Great Barrier Reef in 'recovery' but experts say progress will be threatened by climate-related disturbances
Amidst the tumultuous challenges faced by the Great Barrier Reef, a rare moment of recovery emerges, as highlighted in the Australian Institute of Marine Science's Annual Summary Report. Following a decade of intense disturbances, 69 out of 127 surveyed reefs exhibit a surge in hard coral cover, signaling a hopeful shift. This "recovery window" results from a break in climate-related upheavals, presenting a glimpse of resilience. However, experts caution that this positive trend may be fleeting, with the specter of climate change looming large. The report underscores the urgent need for emissions reduction to secure the long-term survival of this natural wonder, adding a crucial layer to the ongoing debate about listing the Great Barrier Reef as "in danger."
The Great Barrier Reef is experiencing a rare window of recovery due to a break in weather and bleaching events according to the latest observations from marine scientists.
- Coral cover is rising across the Great Barrier Reef
- The "recovery window" is due to a break in climate-related disturbances
- Experts believe the progress could be short lived
According to the Australian Institute of Marine Science's Annual Summary Report on Coral Reef Condition, which was released today, conditions have been relatively good for coral recovery during 2020-21.
Researchers surveyed 127 reefs and found that at least 69 had seen an increase in hard coral cover since they were last surveyed.
"This indicates that recovery is well underway, after a particularly intense decade of disturbances prior to this," monitoring team leader Mike Emslie said.
"We've had very few acute disturbances this year," Dr Emslie said.
"There were no sustained heatwaves leading to coral bleaching, there were no large tropical cyclones.
"Essentially the Great Barrier Reef has had a bit of a breather."
The improvements come after the Great Barrier Reef experienced its most widespread bleaching event on record early last year.
Dr Emslie said the majority of the coral cover growth was driven by common, fast-growing table and branching corals.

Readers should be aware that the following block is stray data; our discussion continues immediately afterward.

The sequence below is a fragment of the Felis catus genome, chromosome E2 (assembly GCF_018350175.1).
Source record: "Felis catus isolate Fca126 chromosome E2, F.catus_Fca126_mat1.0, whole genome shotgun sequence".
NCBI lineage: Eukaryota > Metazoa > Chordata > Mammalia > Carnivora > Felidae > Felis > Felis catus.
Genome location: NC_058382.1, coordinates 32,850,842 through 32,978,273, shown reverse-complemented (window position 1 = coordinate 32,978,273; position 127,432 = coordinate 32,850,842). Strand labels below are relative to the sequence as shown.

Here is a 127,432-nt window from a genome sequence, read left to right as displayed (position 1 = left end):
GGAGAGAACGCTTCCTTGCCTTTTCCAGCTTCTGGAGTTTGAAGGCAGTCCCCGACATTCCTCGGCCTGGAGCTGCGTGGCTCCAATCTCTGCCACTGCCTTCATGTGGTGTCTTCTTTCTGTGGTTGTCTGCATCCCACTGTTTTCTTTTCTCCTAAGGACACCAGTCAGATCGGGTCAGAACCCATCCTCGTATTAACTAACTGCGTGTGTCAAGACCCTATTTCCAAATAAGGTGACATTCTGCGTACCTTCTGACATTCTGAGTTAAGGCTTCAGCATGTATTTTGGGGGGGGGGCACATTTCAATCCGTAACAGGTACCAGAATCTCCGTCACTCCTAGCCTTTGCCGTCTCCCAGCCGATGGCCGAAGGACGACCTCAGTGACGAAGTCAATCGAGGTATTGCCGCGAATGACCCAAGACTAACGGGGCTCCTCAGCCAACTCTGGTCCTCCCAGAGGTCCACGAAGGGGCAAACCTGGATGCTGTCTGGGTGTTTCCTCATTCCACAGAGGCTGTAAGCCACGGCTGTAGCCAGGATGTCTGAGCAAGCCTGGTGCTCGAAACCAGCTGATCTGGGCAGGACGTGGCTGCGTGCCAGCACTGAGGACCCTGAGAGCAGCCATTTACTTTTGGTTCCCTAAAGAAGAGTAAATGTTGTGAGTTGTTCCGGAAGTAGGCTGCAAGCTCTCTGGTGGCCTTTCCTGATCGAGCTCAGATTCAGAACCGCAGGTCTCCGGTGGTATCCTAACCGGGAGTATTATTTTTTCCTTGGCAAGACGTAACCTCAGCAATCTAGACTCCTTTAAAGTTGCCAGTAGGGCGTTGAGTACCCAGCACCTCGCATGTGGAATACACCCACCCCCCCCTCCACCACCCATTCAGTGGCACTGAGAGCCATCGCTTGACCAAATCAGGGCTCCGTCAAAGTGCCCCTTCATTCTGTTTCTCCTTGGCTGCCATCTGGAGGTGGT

However, he said these corals were the most vulnerable.
"Their fast growth comes at a bit of a cost, their skeletons aren't as dense as other corals," Dr Emslie said.
AIMS has warned that the recovery the Great Barrier Reef is currently experiencing is likely to be short-lived with the "increasing prominence" of climate-related disturbances.
"The biggest risk to the reef going forward is climate change," AIMS chief executive Paul Hardisty said.
"We must reduce emissions if the Great Barrier Reef and frankly other reefs around the world are going to continue to exist in the state in which we recognise them today," Dr Hardisty said.
The World Heritage Committee, which sits under UNESCO, made a draft recommendation to list the Great Barrier Reef as "in danger" in June.
The decision is expected to be finalised at a meeting in China in the coming days.
AIMS declined to comment on the World Heritage Committee recommendation.
However, research program leader Britta Schaffelke said the latest observations of the Great Barrier Reef did not change a grim outlook which was delivered by the institute in 2019.
"The outlook report assessed the future outlook for the reef to be very poor," Dr Schaffelke said.
"The reef outlook into the future is still very poor because of the dangers of climate change and other factors."
'Incredibly rare moment'
The World Wildlife Fund's Richard Leck said the report told a story of hope and one of a warning.
"It's great to see the reef still has resilience and we have seen some significant bounce back in coral species," he said.
"But this is an incredibly rare moment in time where we haven't had extreme heat events or crown of thorns outbreaks.
"Those events are more likely to continue into the future."
Mr Leck said the report strengthened arguments to list the Great Barrier Reef as "in danger".
"This report reinforces the importance of the decision faced by the World Heritage Committee this week," he said.